On November 14th, former 3-divison World Boxing champion Holly Holm shocked the world by knocking out UFC bantamweight champion Ronda Rousey to win the MMA title. The fight was one of the richest gates in MMA history, it drew worldwide appeal, and had a strong social media buzz.
It also shows how boxing has missed the boat on the female movement in sports and shows zero signs of adapting.
This is the same sport that despite producing Holm, Laila Ali, Mia St. John, Lucia Rijker and Christy Martin has completely ignored the majority of the women in the US. Despite having two women win medals in the past Olympics, neither woman was offered a contract after the 2012 London Games.
Top Rank dipped its toe in the past when they promoted Christy Martin and Mia St. John but didn’t go any further after both ran their course. Lou DiBella has used both Sonya Lamonakis and Heather Hardy on several cards, but neither has gotten on his televised cards.
In fact, the last female fight that was televised on any US cable network was a match on FOX Sports 1 between members of the US Army and the US Navy, which was only because the armed forces insisted upon the fight being put on TV since the card was at a military base.
Claressa Shields captured Americans hearts when she won the 2012 London Olympic Games, and yet she was told to stay in the amateurs as there was no money to be made in the pro ranks.
It has been frustrating for female boxers this past year. They have watched Ronda Rousey, Miesha Tate, and Paige Van Zant become household names and make more money in 1 fight than they make in a decade. They have watched the US Women’s Soccer team become darlings of the nation and reap in sponsorship money.
Meanwhile, the US women boxers have become nearly invisible to the casual fan and there doesn’t seem to be any help in sight. What’s worse is that despite the fact that there could be money made for all parties, boxing promoters have shown zero interest in pushing any of them.
Top Rank, Golden Boy Promotions, Roc Nation Sports, and Main Events do not promote any female fighters on their cards. Only DiBella has a female fighter on his roster, Heather Hardy, and even she only fights in New York as a way to help drum up local interest in the cards.
When asked why female boxers have not been pushed, the same tired answers are always brought out by promoters and media. From a lack of fan interst to not enough depth in the ranks to the television networks won’t buy it.
The lack of interest part does not hold water as more and more sports fans are having interest with not only WMMA fighters but women’s sports in general. Give top quality fights and action and fans will be drawn to it like a moth to a flame.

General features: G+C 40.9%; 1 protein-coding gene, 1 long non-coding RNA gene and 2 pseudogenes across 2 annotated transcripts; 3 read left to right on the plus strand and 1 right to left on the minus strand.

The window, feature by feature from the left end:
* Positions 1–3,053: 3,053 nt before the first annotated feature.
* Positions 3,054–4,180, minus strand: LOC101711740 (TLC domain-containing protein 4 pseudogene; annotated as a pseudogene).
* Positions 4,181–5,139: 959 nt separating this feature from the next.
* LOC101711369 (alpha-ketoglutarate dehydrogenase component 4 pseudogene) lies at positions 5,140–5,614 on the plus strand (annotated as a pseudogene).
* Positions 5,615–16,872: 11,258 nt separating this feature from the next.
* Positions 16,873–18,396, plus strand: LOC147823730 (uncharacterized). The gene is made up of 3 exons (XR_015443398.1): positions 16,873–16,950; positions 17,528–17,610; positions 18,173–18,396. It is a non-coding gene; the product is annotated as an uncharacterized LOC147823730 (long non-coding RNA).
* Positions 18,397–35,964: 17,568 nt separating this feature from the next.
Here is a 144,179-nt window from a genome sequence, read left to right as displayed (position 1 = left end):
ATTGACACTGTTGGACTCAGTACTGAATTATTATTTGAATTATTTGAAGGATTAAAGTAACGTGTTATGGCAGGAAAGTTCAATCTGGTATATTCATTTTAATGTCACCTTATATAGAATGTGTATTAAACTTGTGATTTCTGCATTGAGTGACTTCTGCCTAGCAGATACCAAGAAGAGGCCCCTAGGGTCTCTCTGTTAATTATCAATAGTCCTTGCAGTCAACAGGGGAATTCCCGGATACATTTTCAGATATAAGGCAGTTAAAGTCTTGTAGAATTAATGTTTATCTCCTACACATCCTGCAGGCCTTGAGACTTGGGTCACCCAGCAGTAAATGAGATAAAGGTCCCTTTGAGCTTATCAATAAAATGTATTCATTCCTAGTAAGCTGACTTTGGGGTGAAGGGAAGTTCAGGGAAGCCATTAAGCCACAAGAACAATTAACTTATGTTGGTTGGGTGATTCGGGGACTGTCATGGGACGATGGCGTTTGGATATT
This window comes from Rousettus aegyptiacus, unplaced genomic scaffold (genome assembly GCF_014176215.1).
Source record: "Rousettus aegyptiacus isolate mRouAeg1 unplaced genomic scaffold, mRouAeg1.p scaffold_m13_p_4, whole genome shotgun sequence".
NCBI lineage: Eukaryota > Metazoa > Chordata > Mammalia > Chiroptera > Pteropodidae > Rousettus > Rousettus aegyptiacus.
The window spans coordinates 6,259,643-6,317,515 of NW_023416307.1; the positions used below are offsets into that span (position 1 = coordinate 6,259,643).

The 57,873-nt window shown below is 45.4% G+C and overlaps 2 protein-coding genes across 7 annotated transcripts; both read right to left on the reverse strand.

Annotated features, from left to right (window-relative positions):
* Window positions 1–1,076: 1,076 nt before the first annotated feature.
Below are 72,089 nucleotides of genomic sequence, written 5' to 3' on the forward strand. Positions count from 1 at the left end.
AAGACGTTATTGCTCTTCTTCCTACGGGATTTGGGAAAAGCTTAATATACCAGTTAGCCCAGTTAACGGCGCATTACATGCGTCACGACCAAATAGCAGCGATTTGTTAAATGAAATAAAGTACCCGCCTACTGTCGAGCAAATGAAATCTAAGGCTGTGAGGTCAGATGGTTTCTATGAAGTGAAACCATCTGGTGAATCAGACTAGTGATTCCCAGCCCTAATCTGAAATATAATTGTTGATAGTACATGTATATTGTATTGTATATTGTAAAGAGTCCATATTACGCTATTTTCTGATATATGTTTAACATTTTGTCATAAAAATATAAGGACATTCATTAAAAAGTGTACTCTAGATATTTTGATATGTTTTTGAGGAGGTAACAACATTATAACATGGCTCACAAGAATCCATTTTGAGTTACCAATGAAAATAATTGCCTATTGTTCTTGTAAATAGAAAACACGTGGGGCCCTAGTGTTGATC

Thanks to the Olympics and other youth programs, there are more and more female boxers coming up the ranks. Claressa Shields and Marlen Esparza both took home medals in the 2012 Summer Olympics and more women could be joining them as medal winners in the 2016 games in Rio.
The trickiest part will be finding a promoter who has not only the vision to promote women’s boxing but has television dates to put them on as well. MMA was fortunate that a promoter by the name of Scott Coker (StrikeForce) had the vision and patience to allow the Miesha Tate’s, Sarah Kaufmann’s and Ronda Rousey’s to develop.
The wildcard in all of this is Al Haymon and PBC, who has been using their huge war chest to sign talent and put on multiple cards on multiple networks. With young female fighters developing today such as Tyrieshia Douglas, Ava Knight, Kenia Enroquez and the Sorrano’s sisters, there is plenty of talent to be promoted. In a perfect world, Haymon could put a female fight on one of his shows to allow them to be introduced to the American public.
The time is now for boxing promoters to catch up to the rest of the world and start giving female fighters in North America a chance. Europe has already done so and developed Susi Kentikian and Cecilia Braekhus to become stars. The UFC and Bellator have shown that women can be not only profitable but also generate ratings in combat sports.
It’s time that boxing joins the rest of the world and realizes women can be more than just ring card girls.
They can also be world class boxers who can hang with the guys, and they certainly deserve the chance to prove it.